Profiles constructed by the FBI profilers, most private profilers, clinical psychologists, criminologists, and the police routinely draw inferences about, for example, serial murderers and their behaviors based solely on work experience, gut feelings, and the motivation of the offender. This form of deductive profiling is where the profiler assumes one or more facts as self-evident about a crime or offender and then, following work experience and hunches, arrives at other facts commonly called conclusions. Hence, the FBI profiles are deductive rather than inductive. However, some argue that the FBI profiling method is inductive. Broadly, the argument put forth for the FBI method being inductive is, since the FBI relies on data collected from interviews with serial murderers, as a foundation for developing their profiles, then their reasoning must be inductive. The basis for this argument is flawed, because the data collected by the FBI has never been empirically analyzed, or has it been properly organized in a systematic manner so that profilers could refer to it in future. Rather, the information has been passed down over the years based on memories of past experiences and inferences gleaned from the interviews in order to arrive at conclusions about a particular case. To be sure, deductive reasoning is from the general (passed down information) to the specific (case).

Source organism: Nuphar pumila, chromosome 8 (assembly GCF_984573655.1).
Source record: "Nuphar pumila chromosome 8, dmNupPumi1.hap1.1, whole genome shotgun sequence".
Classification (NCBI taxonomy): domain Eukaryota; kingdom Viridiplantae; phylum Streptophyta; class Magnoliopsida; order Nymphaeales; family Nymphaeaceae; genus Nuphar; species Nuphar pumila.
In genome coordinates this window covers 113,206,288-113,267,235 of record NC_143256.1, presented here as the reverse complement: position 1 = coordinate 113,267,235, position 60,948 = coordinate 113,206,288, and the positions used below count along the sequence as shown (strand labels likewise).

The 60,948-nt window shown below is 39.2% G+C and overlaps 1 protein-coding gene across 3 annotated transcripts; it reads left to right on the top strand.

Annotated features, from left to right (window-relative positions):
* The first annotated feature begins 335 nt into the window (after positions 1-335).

John Stuart Mill established a distinction between deductive logic, in which we extrapolate from general principles, and inductive logic, in which we draw conclusions from specific cases. Mill maintained that inductive logic is the true basis of knowledge.
Cross reference: http://soredragon.blogspot.co.uk/search?q=inductive